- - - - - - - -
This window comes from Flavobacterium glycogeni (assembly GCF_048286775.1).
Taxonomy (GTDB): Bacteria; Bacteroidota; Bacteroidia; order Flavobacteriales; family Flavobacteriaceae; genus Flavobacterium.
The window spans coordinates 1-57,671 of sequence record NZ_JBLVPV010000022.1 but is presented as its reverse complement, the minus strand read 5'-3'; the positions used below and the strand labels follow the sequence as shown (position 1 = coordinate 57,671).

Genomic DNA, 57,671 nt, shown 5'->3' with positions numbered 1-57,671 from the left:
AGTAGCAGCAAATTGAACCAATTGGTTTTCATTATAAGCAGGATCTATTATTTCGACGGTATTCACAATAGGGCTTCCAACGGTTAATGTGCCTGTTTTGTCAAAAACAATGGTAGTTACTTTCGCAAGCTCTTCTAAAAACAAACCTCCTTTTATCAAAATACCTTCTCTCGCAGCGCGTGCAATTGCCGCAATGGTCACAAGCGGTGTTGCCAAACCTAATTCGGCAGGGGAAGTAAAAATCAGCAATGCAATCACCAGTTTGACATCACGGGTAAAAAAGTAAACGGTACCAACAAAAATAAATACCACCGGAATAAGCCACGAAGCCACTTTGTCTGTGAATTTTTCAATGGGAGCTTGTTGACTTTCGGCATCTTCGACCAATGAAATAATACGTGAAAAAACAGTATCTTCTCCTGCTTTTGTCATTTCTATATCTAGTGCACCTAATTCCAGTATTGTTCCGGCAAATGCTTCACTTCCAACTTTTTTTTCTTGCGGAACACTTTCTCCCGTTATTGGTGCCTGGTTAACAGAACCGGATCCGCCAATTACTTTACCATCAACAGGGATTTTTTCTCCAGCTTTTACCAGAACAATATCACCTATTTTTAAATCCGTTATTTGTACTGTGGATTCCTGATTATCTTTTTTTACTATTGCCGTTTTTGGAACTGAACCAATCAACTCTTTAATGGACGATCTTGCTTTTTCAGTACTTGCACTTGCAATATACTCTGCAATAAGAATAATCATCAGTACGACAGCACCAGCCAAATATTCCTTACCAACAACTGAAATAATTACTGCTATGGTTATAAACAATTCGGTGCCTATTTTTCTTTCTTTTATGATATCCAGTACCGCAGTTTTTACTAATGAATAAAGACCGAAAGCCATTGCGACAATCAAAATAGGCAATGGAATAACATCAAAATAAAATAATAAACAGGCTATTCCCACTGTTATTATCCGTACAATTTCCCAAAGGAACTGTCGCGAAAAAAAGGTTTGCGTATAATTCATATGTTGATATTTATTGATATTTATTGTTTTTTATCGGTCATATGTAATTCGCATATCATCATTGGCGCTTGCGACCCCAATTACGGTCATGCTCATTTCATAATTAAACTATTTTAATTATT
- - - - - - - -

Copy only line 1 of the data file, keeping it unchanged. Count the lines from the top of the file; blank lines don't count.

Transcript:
This window comes from Flavobacterium glycogeni (assembly GCF_048286775.1).